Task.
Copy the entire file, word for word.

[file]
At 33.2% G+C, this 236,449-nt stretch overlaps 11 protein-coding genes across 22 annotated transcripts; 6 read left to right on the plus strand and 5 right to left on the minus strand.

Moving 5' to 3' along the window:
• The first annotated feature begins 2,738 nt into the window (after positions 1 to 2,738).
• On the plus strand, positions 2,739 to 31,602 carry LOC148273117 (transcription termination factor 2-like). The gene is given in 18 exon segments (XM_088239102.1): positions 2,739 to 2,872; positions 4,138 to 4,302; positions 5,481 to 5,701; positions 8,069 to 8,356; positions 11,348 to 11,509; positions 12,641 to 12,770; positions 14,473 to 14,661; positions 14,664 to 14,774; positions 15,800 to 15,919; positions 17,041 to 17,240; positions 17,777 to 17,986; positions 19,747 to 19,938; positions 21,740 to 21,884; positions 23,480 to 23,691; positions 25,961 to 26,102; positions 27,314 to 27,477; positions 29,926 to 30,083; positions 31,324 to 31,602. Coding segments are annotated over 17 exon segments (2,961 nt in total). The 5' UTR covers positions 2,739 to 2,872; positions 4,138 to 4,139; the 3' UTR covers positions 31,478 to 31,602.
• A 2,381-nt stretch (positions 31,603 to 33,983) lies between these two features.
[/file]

At 33.2% G+C, this 236,449-nt stretch overlaps 11 protein-coding genes across 22 annotated transcripts; 6 read left to right on the plus strand and 5 right to left on the minus strand.

Moving 5' to 3' along the window:
• The first annotated feature begins 2,738 nt into the window (after positions 1 to 2,738).
• On the plus strand, positions 2,739 to 31,602 carry LOC148273117 (transcription termination factor 2-like). The gene is given in 18 exon segments (XM_088239102.1): positions 2,739 to 2,872; positions 4,138 to 4,302; positions 5,481 to 5,701; positions 8,069 to 8,356; positions 11,348 to 11,509; positions 12,641 to 12,770; positions 14,473 to 14,661; positions 14,664 to 14,774; positions 15,800 to 15,919; positions 17,041 to 17,240; positions 17,777 to 17,986; positions 19,747 to 19,938; positions 21,740 to 21,884; positions 23,480 to 23,691; positions 25,961 to 26,102; positions 27,314 to 27,477; positions 29,926 to 30,083; positions 31,324 to 31,602. Coding segments are annotated over 17 exon segments (2,961 nt in total). The 5' UTR covers positions 2,739 to 2,872; positions 4,138 to 4,139; the 3' UTR covers positions 31,478 to 31,602.
• A 2,381-nt stretch (positions 31,603 to 33,983) lies between these two features.